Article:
All General Motors employees in the US are made eligible to participate in the GM Savings and Investment Plan (predecessor to the Savings-Stock Purchase Program, established in 1955). Employees contributions of up to $300 per year are matched by a GM contribution of $.50 for every dollar that employees invest in the plan. The plan is discontinued in 1935.
General Motors Research Corporation, predecessor of GM Research Laboratories, is established.
GM Exports first Far Eastern branch office opens in Manila (moved to Shanghai in 1922).
Durant resigns as President of General Motors and Pierre S. du Pont, then Chairman of the Board, is named President.
The Clark Street Cadillac factory begins production. At the time, it is the most modern plant in the industry. It remains in production until 1987.
Pierre du Pont issues GMs first "Message to Shareholders."
GM decides to proceed with commercial application of Ketterings "copper-cooled" engine, intended to replace the traditional piston engine. The initial target is to put the copper-cooled engine in all of Chevrolet Divisions cars. The program is officially ended in 1923, with a total of fewer than 800 copper-cooled engines ever being produced and only 300 sold to dealers, all of which are recalled by GM.
Alfred P. Sloan is elected President and Chairman of the Executive Committee May 10, 1923, following a meeting of the Board of Directors.
Four-wheel brakes are introduced on 1924-model year Buicks.
Ethyl gasoline, developed in General Motors Research Laboratories, goes on sale. The following year, Ethyl Gasoline Corporation is formed by General Motors and Standard Oil Company of New Jersey to market this "knockless" motor fuel component developed by General Motors Research Laboratories.
Inland Manufacturing Company of Dayton, Ohio, is established to produce steering wheels for GM cars.
GMs first European assembly plant is established in Copenhagen under the name General Motors International A/S. It is to build Chevrolets for sale in Scandinavian countries, the Baltics, and Germany, Poland, Czechoslovakia, Austria, Hungary and Russia. The first GM vehicle assembled outside the U.S. and Canada, a Chevrolet utility truck, comes off the Copenhagen assembly line on January 7, 1924.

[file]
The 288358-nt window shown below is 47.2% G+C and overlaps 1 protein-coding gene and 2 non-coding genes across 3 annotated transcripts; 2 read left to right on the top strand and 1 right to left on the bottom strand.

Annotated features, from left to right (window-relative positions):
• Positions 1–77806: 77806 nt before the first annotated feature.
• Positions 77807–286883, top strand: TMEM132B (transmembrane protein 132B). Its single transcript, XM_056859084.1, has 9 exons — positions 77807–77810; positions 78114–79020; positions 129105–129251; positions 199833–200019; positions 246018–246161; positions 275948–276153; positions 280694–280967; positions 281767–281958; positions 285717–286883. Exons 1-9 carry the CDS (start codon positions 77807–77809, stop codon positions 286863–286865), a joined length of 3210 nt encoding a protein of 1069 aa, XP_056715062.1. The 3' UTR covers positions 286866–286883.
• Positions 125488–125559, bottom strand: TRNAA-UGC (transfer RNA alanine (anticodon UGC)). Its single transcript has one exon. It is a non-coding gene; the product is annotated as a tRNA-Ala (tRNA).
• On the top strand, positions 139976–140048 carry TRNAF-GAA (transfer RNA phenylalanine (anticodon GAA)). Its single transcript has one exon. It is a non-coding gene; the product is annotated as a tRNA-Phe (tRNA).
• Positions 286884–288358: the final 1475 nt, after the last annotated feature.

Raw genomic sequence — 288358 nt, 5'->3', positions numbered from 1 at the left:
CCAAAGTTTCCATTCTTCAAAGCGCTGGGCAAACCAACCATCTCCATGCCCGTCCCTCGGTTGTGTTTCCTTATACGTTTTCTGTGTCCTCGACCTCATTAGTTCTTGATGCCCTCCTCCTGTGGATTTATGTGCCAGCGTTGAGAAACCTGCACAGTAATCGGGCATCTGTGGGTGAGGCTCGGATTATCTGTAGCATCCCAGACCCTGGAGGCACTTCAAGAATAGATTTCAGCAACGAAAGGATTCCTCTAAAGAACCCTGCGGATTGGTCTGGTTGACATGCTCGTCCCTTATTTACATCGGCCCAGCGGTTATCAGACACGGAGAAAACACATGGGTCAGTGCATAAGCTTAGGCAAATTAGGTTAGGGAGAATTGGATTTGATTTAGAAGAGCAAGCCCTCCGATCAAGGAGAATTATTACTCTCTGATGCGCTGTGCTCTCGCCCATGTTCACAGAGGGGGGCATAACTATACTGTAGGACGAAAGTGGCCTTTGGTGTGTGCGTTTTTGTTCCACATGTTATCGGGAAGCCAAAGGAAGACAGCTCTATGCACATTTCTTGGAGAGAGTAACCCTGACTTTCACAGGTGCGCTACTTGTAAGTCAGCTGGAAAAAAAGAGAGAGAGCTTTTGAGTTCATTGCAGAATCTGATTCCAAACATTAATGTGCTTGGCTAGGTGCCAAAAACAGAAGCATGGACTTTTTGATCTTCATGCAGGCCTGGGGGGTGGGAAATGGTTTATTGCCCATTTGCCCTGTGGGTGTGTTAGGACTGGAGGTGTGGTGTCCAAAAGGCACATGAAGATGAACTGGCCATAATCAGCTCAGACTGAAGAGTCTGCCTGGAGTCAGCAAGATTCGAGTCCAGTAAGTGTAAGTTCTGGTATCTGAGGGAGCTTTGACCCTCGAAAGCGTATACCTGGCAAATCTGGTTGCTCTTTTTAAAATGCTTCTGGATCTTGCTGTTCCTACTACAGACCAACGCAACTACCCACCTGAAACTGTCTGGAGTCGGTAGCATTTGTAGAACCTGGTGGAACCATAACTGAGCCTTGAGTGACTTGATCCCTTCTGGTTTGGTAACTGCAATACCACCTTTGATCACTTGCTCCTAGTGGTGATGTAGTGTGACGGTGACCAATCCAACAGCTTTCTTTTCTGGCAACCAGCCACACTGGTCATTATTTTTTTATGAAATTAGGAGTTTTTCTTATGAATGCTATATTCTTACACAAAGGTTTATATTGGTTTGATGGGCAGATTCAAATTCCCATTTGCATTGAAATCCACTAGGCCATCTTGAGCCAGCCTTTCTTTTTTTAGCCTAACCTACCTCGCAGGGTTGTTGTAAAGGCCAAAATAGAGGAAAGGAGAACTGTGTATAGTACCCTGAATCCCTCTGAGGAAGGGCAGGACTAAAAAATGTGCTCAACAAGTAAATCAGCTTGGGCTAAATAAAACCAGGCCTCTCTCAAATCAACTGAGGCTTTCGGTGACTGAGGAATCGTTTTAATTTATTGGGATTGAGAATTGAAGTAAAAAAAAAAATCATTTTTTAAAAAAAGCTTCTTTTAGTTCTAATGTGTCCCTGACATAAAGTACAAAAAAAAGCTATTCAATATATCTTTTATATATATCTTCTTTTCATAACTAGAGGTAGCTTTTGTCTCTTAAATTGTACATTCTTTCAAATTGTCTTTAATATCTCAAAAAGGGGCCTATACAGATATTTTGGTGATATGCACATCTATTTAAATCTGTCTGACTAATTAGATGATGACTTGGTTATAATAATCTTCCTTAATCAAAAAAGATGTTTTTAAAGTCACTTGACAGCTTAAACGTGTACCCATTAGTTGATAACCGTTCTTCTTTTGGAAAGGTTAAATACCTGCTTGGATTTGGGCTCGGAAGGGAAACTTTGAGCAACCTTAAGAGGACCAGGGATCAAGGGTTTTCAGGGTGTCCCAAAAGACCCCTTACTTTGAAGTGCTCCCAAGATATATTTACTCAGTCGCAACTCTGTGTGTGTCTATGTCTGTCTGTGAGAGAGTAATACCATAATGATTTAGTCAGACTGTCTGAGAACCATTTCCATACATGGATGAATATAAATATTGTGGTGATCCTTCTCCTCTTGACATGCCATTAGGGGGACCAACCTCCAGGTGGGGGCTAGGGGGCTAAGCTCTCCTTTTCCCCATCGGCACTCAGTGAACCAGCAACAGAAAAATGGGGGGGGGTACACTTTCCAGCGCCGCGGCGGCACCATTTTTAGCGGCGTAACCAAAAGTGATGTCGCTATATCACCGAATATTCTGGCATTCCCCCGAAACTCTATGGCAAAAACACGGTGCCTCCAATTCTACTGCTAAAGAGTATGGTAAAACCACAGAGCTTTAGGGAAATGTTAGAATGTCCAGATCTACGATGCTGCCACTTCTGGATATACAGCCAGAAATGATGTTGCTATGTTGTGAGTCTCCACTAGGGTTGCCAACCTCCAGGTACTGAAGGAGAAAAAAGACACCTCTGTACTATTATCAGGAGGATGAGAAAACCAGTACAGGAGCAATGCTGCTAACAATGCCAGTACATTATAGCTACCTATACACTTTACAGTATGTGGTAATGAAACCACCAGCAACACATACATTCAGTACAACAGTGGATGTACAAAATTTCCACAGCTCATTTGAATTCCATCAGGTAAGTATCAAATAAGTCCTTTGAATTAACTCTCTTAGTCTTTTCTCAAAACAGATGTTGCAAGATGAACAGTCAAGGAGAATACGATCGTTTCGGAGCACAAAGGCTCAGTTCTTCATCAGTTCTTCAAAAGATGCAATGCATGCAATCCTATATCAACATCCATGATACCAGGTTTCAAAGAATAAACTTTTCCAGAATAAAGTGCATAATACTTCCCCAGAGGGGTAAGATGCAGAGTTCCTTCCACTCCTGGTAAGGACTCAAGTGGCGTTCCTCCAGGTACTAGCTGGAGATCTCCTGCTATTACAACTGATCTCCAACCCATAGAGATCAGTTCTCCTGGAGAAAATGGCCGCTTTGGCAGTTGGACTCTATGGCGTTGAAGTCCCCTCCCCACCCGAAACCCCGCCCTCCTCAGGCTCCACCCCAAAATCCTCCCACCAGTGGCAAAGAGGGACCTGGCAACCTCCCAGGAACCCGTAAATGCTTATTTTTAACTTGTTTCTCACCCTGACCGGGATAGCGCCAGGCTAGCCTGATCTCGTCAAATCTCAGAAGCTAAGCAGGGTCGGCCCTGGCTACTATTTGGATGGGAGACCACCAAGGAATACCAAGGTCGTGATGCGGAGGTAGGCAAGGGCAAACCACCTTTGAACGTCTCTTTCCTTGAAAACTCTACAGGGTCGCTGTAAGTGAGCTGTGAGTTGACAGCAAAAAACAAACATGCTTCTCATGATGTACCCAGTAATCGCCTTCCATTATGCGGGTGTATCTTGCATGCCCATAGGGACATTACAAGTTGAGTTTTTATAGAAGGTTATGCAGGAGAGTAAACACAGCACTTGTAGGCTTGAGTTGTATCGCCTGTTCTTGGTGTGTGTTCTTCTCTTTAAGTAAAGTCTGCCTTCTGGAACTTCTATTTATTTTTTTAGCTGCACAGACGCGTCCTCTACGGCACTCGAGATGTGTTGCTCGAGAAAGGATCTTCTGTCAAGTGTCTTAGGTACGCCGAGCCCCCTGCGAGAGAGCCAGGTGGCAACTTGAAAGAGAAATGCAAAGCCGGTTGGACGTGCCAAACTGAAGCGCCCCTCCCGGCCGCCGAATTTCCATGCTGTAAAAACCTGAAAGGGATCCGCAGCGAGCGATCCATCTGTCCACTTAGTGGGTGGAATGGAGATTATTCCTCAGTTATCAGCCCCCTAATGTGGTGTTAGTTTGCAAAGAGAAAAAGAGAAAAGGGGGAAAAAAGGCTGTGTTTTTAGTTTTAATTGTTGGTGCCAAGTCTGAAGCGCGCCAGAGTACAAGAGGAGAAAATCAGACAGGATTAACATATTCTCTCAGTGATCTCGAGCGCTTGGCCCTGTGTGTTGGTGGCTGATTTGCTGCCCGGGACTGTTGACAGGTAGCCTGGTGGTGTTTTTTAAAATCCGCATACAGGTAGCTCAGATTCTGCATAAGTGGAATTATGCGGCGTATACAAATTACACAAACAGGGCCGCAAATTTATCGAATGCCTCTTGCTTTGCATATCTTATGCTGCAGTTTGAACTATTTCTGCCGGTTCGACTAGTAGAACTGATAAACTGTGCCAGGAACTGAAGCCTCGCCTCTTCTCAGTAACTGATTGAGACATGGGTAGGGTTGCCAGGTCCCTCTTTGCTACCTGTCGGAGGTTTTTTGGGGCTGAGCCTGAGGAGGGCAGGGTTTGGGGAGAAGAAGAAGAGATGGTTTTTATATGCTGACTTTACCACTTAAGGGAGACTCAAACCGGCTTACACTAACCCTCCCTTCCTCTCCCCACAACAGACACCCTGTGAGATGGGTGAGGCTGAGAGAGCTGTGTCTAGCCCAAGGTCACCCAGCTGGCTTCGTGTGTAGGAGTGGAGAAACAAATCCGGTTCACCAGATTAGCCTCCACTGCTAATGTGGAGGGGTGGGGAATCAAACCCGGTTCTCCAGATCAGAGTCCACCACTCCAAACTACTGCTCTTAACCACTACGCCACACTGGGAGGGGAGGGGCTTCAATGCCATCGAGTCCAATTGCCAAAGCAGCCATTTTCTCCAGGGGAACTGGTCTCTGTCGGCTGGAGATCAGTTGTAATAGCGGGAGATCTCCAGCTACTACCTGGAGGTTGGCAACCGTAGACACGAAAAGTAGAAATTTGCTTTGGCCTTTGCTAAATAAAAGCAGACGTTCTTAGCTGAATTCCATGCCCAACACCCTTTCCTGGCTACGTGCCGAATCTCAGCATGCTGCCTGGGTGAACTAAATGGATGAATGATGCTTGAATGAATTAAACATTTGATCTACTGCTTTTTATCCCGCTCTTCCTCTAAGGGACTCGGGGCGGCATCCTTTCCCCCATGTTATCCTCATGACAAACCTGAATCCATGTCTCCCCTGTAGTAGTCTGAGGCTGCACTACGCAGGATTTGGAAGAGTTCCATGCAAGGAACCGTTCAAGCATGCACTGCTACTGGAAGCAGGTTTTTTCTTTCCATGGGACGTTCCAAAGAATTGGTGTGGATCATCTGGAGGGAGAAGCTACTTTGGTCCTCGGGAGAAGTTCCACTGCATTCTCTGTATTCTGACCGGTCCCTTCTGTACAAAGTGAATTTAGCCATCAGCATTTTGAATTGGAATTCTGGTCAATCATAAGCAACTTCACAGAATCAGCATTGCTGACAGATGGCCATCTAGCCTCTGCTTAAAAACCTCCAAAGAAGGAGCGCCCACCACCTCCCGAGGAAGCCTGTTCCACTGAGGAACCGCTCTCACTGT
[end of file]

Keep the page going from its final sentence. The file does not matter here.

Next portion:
GM acquires all outstanding stocks of Brown-Lipe-Chapin Company of Syracuse, NY, a manufacturer of automobile differentials and gears.
Executives become stockholders under a plan allowing them to acquire stock through the Managers Securities Company. This is the most far reaching effort yet made by a large corporation to align interests of management and stockholders through having leaders become large stockholders themselves.
Alfred Sloan articulates GMs product strategy of "A car for every purse and purpose" in his Message to Shareholders in the 1924 Annual Report.
General Motors Proving Ground is opened in Milford, Mich.
William S. Knudsen becomes president of Chevrolet and joins the GM Board of Directors.
GM Continental is established with operations in Antwerp, Belgium.
Donaldson Brown develops his financial concept of "the highest return consistent with attainable volume in the market" and publishes his landmark article, "Pricing Policy in Relation to Financial Control."
Yellow Truck and Coach Manufacturing Company is organized, with General Motors Truck as a subsidiary and General Motors Corporation holding a large interest.
Vauxhall Motors Ltd., Luton, England, is acquired by General Motors.
General Motors do Brasil is established in Sao Paulo.
GM opens a manufacturing facility Buenos Aires, Argentina. In 1978 the vehicle manufacturing operations are discontinued and GM Argentina S.A. is liquidated. In 1993, GM de Argentina S.A. is established as a joint venture with CIADEA with production in Cordoba. GM acquires full ownership in builds a new plant in Rosaria which commences production in 1997.
G.M. Peninsular is established in Malaga, Sapin, as General Motors Export Divisions first warehouse.
General Motors (France) is organized with a sales office in Paris and warehouse in Le Havre.
General Motors G.m.b.H. is set up in Berlin as a sales office. In 1927 an assembly plant is built in Berlin.
General Exchange Insurance Corporation (predecessor of Motors Insurance Corporation) is organized by General Motors to handle insurance business arising through sales financed by GMAC.
Shiawassee County History